Darrow suggests that, philosophically, it is man's highest ideal to live a fulfilled life in peace, not coerced by government force.
Endless volumes have been written, and countless lives been sacrificed in an effort to prove that one form of government is better than another; but few seem seriously to have considered the proposition that all government rests on violence and force, is sustained by soldiers, policemen and courts, and is contrary to the ideal peace and order which make for the happiness and progress of the human race.
Great analogy comparing the rulers of ancient times- Basically the biggest man got a large club and enforced his rule as chieftain through force over his tribe. He used his power primarily to maintain power not for the betterment of those he ruled over. As one man cannot maintain power for long, he cronied his buddies as lieutenants to maintain power "and they were given a goodly portion of the fruits of power for the loyalty and help they lent their chief." The parallels to today are evident.
From the early kings who, with blood-red hands, forbade their subjects to kill their fellow men, to the modern legislator, who, with the bribe money in his pocket, still makes bribery a crime, these rulers have ever made laws not to govern themselves but to enforce obedience on their serfs.
CHAPTER 2: ARMIES AND NAVIES
How is the authority of the state maintained? Darrow believes it to be maintained by force or the general threat of force. More generally, the power of armed men with all the 'modern implements of death". Specifically, 1) military personnel and 2) courts of justice, police and jails.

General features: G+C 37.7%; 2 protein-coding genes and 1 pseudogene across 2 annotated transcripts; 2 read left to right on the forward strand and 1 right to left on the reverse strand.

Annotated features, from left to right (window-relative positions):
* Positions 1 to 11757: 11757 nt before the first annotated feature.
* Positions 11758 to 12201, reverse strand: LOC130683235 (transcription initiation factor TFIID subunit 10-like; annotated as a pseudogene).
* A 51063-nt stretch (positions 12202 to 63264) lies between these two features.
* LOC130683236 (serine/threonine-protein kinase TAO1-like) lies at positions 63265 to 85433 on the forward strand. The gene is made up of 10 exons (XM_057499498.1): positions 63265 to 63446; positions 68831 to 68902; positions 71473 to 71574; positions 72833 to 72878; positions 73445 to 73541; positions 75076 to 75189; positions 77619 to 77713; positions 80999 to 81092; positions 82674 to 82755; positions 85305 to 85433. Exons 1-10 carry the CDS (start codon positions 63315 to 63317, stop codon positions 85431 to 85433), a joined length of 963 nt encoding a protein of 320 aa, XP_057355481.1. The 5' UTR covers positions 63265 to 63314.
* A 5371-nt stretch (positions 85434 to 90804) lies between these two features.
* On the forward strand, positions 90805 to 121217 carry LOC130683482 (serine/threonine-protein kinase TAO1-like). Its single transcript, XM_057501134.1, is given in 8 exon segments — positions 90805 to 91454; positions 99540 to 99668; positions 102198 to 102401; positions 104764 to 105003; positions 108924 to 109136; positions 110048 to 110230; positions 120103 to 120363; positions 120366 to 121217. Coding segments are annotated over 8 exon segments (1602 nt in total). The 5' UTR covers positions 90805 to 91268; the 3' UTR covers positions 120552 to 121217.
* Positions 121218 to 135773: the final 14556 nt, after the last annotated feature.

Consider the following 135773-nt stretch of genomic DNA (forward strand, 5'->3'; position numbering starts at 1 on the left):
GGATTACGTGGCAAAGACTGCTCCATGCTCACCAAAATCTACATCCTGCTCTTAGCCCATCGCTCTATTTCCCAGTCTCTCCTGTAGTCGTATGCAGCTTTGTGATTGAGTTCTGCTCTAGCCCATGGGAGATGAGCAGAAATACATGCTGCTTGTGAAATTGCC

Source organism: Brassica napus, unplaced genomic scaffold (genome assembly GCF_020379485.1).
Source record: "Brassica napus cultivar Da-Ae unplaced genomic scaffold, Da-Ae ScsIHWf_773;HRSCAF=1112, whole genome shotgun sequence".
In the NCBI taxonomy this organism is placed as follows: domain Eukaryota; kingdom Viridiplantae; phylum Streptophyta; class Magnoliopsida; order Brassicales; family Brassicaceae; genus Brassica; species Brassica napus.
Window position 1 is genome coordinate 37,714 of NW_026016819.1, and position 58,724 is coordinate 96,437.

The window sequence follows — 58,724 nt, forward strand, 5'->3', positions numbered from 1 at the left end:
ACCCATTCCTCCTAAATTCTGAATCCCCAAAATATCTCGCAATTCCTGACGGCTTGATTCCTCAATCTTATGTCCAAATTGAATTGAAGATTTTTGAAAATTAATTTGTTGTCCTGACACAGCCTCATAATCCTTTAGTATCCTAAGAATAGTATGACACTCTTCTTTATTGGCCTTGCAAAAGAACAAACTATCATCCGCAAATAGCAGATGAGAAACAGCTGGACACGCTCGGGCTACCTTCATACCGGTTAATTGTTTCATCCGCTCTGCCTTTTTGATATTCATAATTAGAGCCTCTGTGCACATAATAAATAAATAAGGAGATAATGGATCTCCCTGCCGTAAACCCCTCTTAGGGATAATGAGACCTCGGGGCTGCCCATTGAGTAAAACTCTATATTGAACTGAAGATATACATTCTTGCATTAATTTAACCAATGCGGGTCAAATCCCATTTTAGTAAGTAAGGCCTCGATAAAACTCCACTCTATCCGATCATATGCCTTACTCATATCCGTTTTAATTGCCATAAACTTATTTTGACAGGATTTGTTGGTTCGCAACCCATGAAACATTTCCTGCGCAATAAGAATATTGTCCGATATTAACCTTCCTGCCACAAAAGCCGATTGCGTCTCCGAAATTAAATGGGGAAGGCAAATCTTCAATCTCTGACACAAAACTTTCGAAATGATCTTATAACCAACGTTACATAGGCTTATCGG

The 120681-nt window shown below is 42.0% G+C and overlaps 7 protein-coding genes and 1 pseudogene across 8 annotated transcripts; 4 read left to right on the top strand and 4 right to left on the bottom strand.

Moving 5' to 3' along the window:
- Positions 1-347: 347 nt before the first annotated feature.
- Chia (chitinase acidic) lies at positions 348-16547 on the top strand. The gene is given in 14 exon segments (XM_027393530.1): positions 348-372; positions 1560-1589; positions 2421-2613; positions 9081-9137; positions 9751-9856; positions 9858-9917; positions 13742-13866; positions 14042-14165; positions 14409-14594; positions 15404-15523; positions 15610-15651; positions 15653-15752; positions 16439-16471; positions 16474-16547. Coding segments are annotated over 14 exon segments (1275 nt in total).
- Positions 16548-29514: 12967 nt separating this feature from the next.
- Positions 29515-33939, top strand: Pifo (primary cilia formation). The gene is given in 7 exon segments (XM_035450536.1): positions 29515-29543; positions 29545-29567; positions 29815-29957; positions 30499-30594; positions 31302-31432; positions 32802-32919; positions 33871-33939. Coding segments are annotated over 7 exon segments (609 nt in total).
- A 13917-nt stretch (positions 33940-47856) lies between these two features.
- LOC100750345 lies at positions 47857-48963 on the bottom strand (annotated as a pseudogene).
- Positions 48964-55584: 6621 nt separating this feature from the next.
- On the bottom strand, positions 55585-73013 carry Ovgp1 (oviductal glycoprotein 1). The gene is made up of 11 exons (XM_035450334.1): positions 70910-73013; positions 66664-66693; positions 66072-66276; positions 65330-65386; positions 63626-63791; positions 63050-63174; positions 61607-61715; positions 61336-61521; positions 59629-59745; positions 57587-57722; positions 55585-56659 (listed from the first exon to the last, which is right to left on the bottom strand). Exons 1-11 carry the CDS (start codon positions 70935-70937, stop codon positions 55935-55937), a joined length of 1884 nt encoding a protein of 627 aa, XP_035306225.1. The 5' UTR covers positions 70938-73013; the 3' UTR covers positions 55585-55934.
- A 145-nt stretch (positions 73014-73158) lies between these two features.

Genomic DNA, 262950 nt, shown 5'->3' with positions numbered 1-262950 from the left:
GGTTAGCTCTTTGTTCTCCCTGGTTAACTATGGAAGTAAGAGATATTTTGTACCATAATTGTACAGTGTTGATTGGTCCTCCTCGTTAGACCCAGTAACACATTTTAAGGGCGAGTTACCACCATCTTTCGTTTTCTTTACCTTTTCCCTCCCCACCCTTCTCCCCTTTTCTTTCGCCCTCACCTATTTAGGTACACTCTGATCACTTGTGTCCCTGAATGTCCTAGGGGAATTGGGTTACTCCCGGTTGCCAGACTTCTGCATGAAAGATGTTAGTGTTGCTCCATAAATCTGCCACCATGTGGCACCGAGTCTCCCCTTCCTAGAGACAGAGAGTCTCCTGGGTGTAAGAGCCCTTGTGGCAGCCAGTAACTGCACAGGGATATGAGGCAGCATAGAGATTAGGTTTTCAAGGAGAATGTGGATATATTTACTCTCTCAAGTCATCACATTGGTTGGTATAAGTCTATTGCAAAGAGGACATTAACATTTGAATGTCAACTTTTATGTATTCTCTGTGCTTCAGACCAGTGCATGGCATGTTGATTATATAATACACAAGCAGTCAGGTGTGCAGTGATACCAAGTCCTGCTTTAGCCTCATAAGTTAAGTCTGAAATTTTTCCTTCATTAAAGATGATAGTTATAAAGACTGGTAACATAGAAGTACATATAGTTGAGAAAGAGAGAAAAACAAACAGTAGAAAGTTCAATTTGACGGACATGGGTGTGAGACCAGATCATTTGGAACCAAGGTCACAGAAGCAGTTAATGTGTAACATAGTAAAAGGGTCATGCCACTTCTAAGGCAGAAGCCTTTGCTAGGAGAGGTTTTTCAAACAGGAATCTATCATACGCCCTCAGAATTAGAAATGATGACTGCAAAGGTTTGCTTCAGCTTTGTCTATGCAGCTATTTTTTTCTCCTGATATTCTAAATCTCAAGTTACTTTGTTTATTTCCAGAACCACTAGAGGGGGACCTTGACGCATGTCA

I don't believe Darrow is being realistic (in his time, or ours) that all countries should not have a standing armies. Sure, idealistically, if there were no wars, these men and women could lead more productive lives and build skills and participate in tradecraft, but ever since Napoleonic times, we are required to have a standing army as long as our neighbor does. I don't see the world's militaries self-disintegrating any time soon.
I also found his 'endless wars' rhetoric to be quite interesting considering he wrote it Pre World War I, World War II, Korean War, Sino-Russo War, Vietnam War, Lebanon, Granada, Tanker War, Persian Gulf War, Bosnia, Kosovo, Afghanistan, War on Terrorism, etc. The world hadn't seen nothin' yet!
The nation that would today disarm its soldiers and turn its people to the paths of peace would accomplish more to its building up than by all the war taxes wrung from its hostile and unwilling serfs.
Overall, I agree with the travesties of war, but don't agree with it's pragmatic to think everyone will demilitarize.
CHAPTER 3: THE PURPOSE OF ARMIES
But in reality the prime reason for all the armies of the world is that soldiers and militia may turn their guns upon their unfortunate countrymen when the owners of the earth shall speak the word. That this is the real purpose of standing armies and warlike equipment is plain to all who have eyes to see.